Coronavirus: Most A-level students won’t sit 2020 exams

Study finds nearly nine in 10 applicants to university have not changed their mind about starting courses this autumn
3rd April 2020, 12:03am


Coronavirus: Most A-level students won’t sit 2020 exams
University Students

Just 5 per cent of A-level students are planning to sit their exams in the autumn according to a new survey, with the majority planning to start university courses this year.

The joint Ucas and YouthSight survey of 500 applicants found that nearly nine in 10 - 86 per cent - of respondents said they were continuing with their application as planned.

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Nearly two thirds of respondents - 60 per cent - said they had chosen their firm offer for their university place, with most choosing a conditional offer dependent on achievement of certain grades. 

Over a quarter of respondents - 27 per cent - said they had received all of their offers but were waiting to make a firm choice where deadlines have been extended to give students more time to select their preferred offer.

“Overall applicant behaviour in the 2020 cycle is currently consistent with previous cycles, with the expected number of new applicants each week, and no significant moves to change firm choices or providers, or to defer entry, so far,” a statement from Ucas said.

More than half of respondents - 51 per cent - said they felt supported at the moment but would like more help. Nearly two in five - 37 per cent - reported that they felt fully supported with their applications, but this was higher among white applicants - 40 per cent - than BAME applicants, where 29 per cent said they felt fully supported.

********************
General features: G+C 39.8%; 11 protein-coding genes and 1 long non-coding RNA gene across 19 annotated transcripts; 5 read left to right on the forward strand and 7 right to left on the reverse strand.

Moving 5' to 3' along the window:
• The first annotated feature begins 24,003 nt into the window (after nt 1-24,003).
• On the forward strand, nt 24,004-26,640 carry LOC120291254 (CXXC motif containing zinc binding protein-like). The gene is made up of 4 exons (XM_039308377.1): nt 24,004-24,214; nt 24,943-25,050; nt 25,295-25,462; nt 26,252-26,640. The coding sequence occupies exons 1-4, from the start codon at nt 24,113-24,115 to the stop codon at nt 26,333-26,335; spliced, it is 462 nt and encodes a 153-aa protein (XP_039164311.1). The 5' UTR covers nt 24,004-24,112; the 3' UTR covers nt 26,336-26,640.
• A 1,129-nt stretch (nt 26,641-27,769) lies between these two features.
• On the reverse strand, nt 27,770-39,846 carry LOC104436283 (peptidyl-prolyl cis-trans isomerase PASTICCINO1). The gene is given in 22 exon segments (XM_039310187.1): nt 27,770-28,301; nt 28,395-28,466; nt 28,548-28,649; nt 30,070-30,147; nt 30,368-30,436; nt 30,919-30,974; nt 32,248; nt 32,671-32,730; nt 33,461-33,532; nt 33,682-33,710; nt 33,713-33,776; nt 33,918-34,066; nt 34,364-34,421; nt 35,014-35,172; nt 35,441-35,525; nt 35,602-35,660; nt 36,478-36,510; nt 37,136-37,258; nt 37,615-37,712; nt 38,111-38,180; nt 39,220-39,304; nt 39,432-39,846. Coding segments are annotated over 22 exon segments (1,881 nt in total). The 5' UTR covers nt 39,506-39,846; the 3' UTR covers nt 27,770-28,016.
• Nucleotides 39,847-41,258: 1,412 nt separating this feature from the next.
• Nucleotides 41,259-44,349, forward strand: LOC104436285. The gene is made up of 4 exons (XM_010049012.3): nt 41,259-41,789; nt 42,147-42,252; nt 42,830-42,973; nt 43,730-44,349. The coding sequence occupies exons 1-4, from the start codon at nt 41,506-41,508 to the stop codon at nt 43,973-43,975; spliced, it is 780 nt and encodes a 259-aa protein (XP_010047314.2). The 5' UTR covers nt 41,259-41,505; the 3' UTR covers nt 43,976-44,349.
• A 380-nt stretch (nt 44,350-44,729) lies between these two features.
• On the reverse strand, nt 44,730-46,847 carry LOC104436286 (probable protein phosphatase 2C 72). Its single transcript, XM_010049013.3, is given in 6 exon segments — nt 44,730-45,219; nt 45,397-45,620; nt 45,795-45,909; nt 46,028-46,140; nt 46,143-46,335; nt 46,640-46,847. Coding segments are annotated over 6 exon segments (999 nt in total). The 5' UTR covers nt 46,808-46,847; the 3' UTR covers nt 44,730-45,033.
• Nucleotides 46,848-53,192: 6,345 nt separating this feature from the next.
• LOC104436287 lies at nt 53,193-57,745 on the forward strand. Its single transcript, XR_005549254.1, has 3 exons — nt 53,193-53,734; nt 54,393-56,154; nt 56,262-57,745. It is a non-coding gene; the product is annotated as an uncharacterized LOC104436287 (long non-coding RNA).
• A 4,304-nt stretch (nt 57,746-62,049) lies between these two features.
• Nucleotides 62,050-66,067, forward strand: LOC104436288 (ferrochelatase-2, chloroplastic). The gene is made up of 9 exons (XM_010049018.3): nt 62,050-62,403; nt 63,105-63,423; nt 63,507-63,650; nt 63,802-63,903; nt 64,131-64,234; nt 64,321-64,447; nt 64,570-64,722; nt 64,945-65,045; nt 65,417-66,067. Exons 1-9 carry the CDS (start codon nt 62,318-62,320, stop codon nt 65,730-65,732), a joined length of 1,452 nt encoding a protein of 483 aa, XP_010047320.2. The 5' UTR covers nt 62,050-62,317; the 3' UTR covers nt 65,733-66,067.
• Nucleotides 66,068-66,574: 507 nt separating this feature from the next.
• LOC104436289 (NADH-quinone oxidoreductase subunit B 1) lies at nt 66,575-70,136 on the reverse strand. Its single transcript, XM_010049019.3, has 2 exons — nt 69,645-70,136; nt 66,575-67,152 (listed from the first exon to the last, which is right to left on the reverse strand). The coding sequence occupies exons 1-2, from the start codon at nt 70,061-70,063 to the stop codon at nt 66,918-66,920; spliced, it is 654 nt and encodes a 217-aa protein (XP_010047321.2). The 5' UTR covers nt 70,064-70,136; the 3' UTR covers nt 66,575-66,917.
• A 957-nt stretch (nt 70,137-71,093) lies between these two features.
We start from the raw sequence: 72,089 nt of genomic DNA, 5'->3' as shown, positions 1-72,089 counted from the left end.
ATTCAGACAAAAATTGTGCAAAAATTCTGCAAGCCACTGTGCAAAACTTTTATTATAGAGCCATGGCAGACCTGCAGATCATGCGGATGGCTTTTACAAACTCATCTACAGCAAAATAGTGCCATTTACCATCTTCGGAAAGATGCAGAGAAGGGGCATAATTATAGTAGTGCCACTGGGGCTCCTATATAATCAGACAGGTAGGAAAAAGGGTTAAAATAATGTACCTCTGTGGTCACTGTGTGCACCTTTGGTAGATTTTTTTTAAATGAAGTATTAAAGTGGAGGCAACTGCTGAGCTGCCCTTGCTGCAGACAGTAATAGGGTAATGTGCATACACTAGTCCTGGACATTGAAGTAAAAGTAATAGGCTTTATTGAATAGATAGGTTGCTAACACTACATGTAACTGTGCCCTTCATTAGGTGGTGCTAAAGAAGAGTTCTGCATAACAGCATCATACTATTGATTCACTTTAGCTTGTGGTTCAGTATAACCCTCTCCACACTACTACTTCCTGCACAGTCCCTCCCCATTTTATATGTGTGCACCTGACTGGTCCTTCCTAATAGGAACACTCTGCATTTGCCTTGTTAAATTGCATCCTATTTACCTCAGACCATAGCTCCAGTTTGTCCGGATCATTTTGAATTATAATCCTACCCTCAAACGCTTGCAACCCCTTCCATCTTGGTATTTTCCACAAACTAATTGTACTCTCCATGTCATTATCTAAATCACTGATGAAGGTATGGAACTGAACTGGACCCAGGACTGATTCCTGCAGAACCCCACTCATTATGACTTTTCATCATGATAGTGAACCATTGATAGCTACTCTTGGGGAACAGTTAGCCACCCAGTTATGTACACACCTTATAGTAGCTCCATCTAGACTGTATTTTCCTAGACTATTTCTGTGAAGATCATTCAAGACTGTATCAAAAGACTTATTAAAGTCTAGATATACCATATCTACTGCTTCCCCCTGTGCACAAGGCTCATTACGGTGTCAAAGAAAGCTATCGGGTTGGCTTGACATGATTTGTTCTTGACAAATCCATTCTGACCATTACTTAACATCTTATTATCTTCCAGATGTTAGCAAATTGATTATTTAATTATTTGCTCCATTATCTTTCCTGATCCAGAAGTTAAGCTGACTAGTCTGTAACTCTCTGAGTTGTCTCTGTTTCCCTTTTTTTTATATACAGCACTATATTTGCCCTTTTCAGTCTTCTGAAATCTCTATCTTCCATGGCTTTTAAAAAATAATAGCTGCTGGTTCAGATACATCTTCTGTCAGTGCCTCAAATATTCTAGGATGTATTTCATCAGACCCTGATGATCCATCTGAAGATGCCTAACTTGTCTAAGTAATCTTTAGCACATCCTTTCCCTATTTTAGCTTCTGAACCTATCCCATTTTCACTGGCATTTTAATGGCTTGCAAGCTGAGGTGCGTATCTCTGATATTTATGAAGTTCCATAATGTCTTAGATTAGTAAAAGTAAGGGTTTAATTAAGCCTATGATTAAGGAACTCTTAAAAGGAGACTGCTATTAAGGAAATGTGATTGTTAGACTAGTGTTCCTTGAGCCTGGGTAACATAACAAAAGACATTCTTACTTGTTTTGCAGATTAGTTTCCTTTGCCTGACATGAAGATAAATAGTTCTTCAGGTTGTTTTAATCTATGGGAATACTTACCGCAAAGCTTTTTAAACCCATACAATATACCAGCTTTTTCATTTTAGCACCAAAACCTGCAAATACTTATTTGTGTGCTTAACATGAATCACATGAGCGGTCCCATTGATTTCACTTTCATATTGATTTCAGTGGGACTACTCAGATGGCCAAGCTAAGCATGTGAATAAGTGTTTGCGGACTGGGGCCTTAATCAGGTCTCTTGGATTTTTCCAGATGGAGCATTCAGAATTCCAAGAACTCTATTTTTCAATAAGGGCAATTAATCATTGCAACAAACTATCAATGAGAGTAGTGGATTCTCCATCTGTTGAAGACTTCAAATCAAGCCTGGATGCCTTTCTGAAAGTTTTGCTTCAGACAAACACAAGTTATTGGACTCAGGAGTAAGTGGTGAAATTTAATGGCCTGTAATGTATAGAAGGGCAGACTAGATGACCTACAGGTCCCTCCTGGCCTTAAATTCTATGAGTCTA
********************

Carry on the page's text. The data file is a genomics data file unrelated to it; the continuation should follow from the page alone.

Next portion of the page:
Clare Marchant, Ucas chief executive, said: “Our immediate insight during these extraordinary circumstances shows students are keeping their sights on the exciting futures that lie ahead for them at university or college.

“With additional flexibility already introduced into this year’s application cycle, everyone should take the time they need to confidently make considered, fully thought through decisions.”

“We are dynamically keeping students informed online, through social media platforms and personalised emails, plus our team are on hand for individual help.

“With fewer young people in the UK’s population this year, there will be plenty of places available and there is no need to rush and risk making a rash decision. Clearing will also be a great opportunity to explore alternative options later in the summer.”

Josephine Hansom, managing director of Insight at YouthSight said: “Our joint research shows how attractive university remains, with students still aiming high and thinking about their futures. Having the right support is an issue for some though, especially those from BAME backgrounds.”

“The online information provided by Ucas and universities is rightly being prioritised by current applicants, though it cannot be underestimated the importance students place on the individual support they receive from those who know them best, especially in these trying times.”

Geoff Barton, general secretary of the Association of School and College Leaders, said: “We are pleased to see that most applicants have not changed their mind about wanting to start university or college this autumn, and we would emphasise that there is no need for anybody to alter their plans.

“The decision to cancel exams will have been extremely unsettling. But we can reassure students that everything possible is being done to ensure they are awarded grades as fairly and consistently as possible through a system of moderated assessment, and that they will be able to progress to the next stage of their education in the normal way.

“The grade they will be awarded this year will be just as valid as in any other year.”

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